Though attending conferences is not particularly innovative, exposure to highly relevant conferences can lead to a chain of events that could be formative in nature. For instance, each conference has unique attributes which may influence or alter our perceptions and set us upon a certain pathway that could be reinforced with similar subsequent events. Moreover, to be successful, we are aware of the importance of building connections, and that each personal relationship we develop at a conference is a small step in generating a professional network that could enrich our endeavours.

The opportunity to experience these positive cumulative effects brings us to conferences such as the CPHA’s 2013 Annual Conference. We believe that this year’s conference has set us upon new paths, as evident from our desire to collaborate and deliver this spontaneous perspective.


CPHA 2013 Annual Conference: The events that cumulatively challenged my thought process

- Tarun Katapally

Prior to attending CPHA’s 2013 Annual Conference as a first-time delegate, I did not know what to expect. As highlighted by my colleagues and I in the article “Conferences: A life course perspective from aspiring public and population health researchers,” one of the big questions that we had was whether a conference could have a cumulative effect in terms of establishing new connections and challenging existing thought processes. The fact that a trio of students from universities across Canada came together to collaborate during the conference and contribute to CPHA’s Health Digest confirms that new connections were not only established, but also utilized productively.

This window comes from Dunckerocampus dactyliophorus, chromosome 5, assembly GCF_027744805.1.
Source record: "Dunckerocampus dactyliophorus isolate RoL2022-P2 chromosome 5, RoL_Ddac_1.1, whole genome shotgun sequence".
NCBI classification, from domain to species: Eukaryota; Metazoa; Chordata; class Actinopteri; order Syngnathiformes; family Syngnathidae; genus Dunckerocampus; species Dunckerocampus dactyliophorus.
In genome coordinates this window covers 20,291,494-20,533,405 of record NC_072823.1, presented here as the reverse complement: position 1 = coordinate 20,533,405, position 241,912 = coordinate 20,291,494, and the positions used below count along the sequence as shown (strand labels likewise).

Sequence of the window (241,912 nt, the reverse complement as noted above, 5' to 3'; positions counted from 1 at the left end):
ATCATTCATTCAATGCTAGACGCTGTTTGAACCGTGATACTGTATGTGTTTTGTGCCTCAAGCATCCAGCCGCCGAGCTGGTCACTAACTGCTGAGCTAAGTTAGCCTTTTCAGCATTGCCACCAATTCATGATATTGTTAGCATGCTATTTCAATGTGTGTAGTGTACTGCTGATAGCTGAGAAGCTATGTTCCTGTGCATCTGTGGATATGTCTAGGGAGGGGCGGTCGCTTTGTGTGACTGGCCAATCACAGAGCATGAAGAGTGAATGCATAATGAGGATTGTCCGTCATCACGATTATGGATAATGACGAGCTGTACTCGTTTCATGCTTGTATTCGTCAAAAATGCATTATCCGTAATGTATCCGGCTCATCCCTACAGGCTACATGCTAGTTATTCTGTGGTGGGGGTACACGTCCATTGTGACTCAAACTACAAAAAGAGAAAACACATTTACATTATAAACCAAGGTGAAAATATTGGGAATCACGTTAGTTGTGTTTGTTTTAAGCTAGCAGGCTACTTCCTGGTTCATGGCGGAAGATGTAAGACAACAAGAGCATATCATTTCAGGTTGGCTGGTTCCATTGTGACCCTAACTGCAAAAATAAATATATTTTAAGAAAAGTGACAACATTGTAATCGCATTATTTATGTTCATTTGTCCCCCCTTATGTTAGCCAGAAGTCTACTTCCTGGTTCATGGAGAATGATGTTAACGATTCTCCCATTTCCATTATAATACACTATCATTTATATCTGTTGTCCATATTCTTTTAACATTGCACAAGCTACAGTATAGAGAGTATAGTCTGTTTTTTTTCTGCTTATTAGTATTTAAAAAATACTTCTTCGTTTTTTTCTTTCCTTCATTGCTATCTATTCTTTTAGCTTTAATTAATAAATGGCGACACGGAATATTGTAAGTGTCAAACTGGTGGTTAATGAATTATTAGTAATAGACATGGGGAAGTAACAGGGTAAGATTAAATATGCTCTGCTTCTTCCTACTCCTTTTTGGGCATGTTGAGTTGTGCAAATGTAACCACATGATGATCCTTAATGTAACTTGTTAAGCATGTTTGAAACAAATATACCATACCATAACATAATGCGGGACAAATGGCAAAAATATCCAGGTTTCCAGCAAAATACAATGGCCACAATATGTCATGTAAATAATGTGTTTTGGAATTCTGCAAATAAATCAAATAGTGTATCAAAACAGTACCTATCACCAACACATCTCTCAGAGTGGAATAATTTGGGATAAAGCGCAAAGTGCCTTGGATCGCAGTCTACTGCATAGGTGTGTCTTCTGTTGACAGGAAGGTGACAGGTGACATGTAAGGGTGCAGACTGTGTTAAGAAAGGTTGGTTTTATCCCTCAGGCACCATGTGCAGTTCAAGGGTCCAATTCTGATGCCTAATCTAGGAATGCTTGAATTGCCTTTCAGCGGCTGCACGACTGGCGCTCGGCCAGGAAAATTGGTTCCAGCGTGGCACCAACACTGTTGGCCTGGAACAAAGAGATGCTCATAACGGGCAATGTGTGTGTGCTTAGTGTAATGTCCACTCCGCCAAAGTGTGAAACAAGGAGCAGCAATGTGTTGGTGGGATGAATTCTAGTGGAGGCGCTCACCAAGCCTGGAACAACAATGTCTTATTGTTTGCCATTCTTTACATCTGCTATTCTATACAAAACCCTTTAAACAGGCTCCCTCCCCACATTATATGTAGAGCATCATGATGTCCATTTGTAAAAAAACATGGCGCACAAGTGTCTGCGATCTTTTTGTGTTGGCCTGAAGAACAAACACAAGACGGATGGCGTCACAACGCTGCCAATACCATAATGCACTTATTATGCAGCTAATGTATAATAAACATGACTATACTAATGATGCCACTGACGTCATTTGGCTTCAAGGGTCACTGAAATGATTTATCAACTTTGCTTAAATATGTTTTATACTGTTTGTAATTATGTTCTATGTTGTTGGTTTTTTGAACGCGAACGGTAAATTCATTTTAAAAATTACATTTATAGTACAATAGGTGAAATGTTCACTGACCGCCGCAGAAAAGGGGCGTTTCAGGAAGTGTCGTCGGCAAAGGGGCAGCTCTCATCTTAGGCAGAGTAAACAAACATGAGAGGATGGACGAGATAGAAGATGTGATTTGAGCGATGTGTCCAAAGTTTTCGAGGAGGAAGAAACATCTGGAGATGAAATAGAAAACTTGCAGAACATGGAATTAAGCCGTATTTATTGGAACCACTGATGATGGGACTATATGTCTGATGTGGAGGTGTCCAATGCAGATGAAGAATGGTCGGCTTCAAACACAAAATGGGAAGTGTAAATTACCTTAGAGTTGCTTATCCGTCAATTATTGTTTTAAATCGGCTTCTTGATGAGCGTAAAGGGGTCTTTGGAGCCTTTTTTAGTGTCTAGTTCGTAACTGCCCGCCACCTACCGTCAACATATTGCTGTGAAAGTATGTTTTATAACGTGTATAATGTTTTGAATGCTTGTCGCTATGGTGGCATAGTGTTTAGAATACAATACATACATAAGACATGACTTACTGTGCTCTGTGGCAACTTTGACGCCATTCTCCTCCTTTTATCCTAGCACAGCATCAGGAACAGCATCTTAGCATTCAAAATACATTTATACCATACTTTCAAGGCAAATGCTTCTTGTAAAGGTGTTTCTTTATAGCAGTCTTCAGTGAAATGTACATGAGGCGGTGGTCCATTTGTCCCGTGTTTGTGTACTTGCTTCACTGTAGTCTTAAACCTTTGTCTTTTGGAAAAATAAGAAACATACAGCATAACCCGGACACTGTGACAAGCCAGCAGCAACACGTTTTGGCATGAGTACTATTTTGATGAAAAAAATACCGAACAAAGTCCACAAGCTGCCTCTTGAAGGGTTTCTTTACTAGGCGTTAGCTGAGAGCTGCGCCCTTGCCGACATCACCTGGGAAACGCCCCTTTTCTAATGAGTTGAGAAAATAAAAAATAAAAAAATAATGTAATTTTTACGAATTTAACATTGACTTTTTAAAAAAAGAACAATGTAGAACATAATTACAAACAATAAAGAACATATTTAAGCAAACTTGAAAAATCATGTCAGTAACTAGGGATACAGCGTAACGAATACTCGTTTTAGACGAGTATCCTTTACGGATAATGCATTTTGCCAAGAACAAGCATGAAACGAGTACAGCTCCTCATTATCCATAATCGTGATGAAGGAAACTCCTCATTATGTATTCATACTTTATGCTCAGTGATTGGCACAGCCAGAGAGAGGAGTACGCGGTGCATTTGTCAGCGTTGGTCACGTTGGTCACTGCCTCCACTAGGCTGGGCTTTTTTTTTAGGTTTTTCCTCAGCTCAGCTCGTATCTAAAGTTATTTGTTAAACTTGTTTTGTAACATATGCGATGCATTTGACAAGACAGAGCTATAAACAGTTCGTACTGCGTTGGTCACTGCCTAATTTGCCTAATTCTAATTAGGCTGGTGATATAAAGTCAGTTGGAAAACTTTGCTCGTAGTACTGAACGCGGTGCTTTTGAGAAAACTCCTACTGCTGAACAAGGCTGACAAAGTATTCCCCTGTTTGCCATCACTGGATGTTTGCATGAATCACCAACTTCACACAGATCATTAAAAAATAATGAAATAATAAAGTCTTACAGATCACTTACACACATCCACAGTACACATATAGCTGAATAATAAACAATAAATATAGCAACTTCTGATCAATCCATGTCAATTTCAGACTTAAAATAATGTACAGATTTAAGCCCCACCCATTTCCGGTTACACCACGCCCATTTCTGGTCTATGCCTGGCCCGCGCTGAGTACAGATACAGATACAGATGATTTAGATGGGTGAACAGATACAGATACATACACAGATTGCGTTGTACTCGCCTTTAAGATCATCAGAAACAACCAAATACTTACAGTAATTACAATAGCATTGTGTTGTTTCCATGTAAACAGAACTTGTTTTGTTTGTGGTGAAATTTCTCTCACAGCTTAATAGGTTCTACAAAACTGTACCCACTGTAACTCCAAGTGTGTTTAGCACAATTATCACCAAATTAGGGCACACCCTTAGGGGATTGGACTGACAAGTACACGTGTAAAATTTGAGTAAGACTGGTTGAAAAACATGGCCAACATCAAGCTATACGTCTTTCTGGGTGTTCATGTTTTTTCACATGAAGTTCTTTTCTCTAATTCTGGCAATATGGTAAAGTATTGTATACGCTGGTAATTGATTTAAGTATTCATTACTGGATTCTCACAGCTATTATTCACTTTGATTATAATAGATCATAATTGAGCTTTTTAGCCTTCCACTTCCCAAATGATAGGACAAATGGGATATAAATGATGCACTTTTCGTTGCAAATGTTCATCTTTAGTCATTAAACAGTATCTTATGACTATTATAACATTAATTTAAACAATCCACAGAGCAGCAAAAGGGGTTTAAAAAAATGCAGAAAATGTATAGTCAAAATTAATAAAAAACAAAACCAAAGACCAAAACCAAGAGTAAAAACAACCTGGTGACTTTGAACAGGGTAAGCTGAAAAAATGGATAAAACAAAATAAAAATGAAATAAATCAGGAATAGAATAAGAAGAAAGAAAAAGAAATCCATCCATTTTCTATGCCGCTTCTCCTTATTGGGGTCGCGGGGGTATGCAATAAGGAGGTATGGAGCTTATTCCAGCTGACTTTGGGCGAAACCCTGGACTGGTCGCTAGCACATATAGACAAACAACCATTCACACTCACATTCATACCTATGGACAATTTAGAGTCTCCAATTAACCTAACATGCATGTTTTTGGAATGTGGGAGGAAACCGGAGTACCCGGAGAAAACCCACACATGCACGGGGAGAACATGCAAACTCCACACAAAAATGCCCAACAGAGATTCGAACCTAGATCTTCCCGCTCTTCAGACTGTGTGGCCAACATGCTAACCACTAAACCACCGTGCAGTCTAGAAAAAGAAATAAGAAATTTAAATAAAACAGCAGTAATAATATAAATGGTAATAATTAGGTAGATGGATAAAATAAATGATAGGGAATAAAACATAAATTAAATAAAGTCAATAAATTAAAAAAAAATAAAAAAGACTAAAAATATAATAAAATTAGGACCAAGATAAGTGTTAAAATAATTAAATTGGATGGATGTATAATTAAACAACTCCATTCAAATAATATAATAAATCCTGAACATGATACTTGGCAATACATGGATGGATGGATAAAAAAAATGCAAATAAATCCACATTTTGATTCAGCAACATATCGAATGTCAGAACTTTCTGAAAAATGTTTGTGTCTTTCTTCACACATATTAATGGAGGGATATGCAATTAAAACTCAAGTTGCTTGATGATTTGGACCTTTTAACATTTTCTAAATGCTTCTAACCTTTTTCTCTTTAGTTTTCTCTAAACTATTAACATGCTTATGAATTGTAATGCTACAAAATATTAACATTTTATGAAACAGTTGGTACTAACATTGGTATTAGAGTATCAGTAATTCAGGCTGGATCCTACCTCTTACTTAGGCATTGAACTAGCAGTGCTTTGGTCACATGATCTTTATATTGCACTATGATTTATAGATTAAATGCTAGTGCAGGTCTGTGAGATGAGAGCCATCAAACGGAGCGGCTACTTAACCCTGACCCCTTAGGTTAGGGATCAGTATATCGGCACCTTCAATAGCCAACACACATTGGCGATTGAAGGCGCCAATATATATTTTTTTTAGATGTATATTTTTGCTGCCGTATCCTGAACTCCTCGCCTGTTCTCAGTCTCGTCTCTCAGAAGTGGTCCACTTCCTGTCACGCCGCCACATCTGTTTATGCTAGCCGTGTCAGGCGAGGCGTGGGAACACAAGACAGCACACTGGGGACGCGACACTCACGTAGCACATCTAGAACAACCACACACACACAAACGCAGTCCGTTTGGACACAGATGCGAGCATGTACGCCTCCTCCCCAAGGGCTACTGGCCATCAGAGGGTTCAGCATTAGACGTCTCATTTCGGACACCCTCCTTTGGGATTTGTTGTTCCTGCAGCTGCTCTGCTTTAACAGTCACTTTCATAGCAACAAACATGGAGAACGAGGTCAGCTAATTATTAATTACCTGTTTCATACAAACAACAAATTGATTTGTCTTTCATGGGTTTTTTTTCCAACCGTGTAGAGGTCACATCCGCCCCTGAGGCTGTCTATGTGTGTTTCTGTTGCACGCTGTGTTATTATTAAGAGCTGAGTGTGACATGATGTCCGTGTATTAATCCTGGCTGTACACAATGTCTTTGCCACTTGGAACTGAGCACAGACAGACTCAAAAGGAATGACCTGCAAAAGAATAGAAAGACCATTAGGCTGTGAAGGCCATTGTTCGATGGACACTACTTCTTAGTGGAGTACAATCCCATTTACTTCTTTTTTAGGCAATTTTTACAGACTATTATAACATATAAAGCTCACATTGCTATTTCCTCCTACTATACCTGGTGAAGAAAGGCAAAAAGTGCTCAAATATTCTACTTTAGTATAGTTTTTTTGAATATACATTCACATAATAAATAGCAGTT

In terms of events that challenged existing ways of thinking, to me, it came down to three sessions that I attended. The “Grant Writing 101 Workshop” on the pre-conference day was the first of these sessions. During this workshop, it was refreshing to see researchers from different career stages participate and discuss their efforts in writing successful grants to the Canadian Institutes of Health Research (CIHR). Of the many important grant-writing tips that were mentioned by the panel, an observation made by Dr. Nancy Edwards, Scientific Director of CIHR’s Institute of Population and Public Health, made the greatest impression on me. Dr. Edwards explained that, “It is critical to not only persevere and pursue a research idea, but also to move on when you realize that the idea that initially seemed good is not a very promising one after all.”

The next event that made an impact on me was the “Student Mentor Luncheon.” I was fortunate enough to have a conversation with Dr. Kim Raine, a Professor at the University of Alberta’s School of Public Health. Gathering my thoughts from the grant-writing session, I asked Dr. Raine for her advice in obtaining top research grants. The answer to my question was swift: “Do not hesitate to approach senior researchers to get their advice in developing your ideas.”

The final session that proved important was “Developing Public–Private Partnerships for Healthy Living and Chronic Disease Prevention.” It was a great pleasure to listen to Dr. Mark Tremblay, Director of Healthy Active Living and Obesity Research, who challenged the audience to think beyond existing notions of public–private partnerships. After the session, I followed Dr. Raine’s advice and approached Dr. Tremblay to discuss an evolving research interest of mine which could benefit from a public–private partnership. His outlook that, “even though conceptually the idea made sense, there is a need to generate concrete evidence,” is invaluable to me.